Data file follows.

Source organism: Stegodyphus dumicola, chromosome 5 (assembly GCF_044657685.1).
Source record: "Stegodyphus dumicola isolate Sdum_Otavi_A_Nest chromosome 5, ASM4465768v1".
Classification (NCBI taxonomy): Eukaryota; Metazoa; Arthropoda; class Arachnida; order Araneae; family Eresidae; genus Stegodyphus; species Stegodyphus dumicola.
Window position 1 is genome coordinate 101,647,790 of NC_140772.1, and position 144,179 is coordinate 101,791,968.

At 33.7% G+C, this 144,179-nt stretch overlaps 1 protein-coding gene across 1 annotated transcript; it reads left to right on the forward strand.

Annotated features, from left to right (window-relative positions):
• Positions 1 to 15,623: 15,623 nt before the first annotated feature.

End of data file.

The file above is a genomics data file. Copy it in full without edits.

Source organism: Stegodyphus dumicola, chromosome 5 (assembly GCF_044657685.1).
Source record: "Stegodyphus dumicola isolate Sdum_Otavi_A_Nest chromosome 5, ASM4465768v1".
Classification (NCBI taxonomy): Eukaryota; Metazoa; Arthropoda; class Arachnida; order Araneae; family Eresidae; genus Stegodyphus; species Stegodyphus dumicola.
Window position 1 is genome coordinate 101,647,790 of NC_140772.1, and position 144,179 is coordinate 101,791,968.

At 33.7% G+C, this 144,179-nt stretch overlaps 1 protein-coding gene across 1 annotated transcript; it reads left to right on the forward strand.

Annotated features, from left to right (window-relative positions):
• Positions 1 to 15,623: 15,623 nt before the first annotated feature.